Unfortunately, the feminist movement has changed. It is no longer enough to be aim for equality; feminism now demands superiority. Feminism has tried so hard to “Right All the Wrongs!” that has created its own wrongs. Instead of women’s opinions not counting, men’s are marginalized; instead of women being passed over for jobs, men are; instead of women wanting not just the traditional lifestyle, those who choose a traditional lifestyle are shamed; instead of women wanting to be able to wear blue jeans instead of floor-length dresses, modesty is ridiculed. Sometimes it seems as if the goal of feminism is to reduce men to a state worse than women ever had it.

How is this desiring equality for all? How is this righting wrongs? How is this empowering people to achieve their potential no matter who they are?

There has recently been a lot of publicity talking about how feminism is not about all those things and is only about desiring equality and fair treatment. It’s like 2014 Feminists are trying to erase the Extreme Feminists from existence and focus only on the happy, warm fuzzy aspects of feminism. But you can’t do that. If you claim the movement, you inadvertently claim the whole movement, not just the parts you like. Yes, feminism is about those nice ideals. But there is also a very real aspect of feminism that is all about things that I cannot get behind. I cannot and will not associate with a movement that thinks it is okay to belittle, marginalize, and shame men simply for the crime of having been born male.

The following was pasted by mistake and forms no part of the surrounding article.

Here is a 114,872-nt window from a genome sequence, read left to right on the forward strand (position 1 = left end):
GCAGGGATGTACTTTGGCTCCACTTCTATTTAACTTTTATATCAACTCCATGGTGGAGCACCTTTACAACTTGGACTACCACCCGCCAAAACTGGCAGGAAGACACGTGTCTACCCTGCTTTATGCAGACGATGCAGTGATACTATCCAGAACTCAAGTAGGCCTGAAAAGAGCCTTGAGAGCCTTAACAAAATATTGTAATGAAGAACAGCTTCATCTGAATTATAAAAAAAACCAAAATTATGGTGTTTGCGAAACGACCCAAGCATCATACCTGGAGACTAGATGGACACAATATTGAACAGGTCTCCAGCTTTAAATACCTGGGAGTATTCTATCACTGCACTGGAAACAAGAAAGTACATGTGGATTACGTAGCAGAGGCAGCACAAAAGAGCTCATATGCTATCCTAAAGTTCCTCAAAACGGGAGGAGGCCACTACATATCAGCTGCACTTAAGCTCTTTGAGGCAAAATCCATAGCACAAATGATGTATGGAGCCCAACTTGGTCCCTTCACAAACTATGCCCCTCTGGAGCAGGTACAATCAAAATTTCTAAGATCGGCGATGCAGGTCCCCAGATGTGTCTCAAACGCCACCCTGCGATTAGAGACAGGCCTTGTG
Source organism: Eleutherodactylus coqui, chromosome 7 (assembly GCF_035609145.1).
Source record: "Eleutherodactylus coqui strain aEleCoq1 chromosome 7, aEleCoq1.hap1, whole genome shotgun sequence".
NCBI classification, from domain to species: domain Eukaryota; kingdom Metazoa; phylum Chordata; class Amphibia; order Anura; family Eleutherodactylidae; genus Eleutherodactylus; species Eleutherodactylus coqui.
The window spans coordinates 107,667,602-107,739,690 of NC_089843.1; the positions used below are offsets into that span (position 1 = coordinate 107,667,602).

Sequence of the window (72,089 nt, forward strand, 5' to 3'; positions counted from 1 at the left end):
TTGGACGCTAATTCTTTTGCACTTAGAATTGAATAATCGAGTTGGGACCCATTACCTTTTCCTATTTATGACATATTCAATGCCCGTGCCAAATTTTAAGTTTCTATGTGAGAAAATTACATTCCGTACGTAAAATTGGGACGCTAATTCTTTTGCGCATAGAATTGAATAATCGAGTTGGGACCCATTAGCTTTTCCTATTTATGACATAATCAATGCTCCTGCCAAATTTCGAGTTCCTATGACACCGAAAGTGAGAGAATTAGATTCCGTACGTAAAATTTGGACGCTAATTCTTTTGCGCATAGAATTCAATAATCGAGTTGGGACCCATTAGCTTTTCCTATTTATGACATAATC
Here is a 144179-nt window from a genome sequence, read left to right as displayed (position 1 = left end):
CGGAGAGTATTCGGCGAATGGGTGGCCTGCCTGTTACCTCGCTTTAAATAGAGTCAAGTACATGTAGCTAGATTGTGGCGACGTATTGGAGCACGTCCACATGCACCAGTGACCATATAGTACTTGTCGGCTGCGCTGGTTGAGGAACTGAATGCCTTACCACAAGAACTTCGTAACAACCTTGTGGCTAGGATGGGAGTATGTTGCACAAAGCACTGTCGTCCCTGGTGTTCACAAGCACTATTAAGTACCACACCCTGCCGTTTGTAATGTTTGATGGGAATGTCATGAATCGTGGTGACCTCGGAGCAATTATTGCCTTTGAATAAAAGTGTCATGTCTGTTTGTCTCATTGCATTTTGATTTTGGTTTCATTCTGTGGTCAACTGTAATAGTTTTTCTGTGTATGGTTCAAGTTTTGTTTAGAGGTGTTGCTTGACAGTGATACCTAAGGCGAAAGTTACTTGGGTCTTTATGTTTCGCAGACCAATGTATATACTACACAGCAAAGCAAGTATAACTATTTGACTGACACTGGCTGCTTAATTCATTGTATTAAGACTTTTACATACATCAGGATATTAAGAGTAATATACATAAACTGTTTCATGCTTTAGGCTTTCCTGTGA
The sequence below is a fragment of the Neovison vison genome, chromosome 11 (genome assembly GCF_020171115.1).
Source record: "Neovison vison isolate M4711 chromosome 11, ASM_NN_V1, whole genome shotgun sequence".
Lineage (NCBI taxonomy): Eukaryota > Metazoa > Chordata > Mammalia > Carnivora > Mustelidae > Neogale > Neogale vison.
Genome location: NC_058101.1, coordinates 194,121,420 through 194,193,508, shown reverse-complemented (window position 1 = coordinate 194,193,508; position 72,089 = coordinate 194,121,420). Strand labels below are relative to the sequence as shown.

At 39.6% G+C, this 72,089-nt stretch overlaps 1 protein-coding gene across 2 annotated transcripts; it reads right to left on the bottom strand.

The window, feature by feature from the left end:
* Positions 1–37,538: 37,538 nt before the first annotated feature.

So am I a feminist?

No.

Five Minute Friday: Hands

I’ve long held the theory that the hands are a person’s most identifiable feature. Most people would probably say it’s the eyes, but I’ve seen more similar eyes than I ever have hands.

People’s hands tell stories. Calloused, scarred, soft, long fingers, short fingers, haired, smooth, ringed, tattooed, nail polished, steady, shaky, flexible, stiff – everyone’s hands are different, and they all have different histories.

People for many years believed that a person’s future can be found in the hand, but I think it is much more fascinating to look at a hand and find their past.

 

5-minute-friday-1Today’s Five Minute Friday ended up being a bit shorter than mine normally are, but I find it incredibly difficult to express the pure wonder I hold for hands. Every Friday we silence the inner critics and simply write. Five whole minutes of not self-censoring or fearing the world’s response. We write. And we find our souls pouring forth beauty we often did not realize we possess. Join us?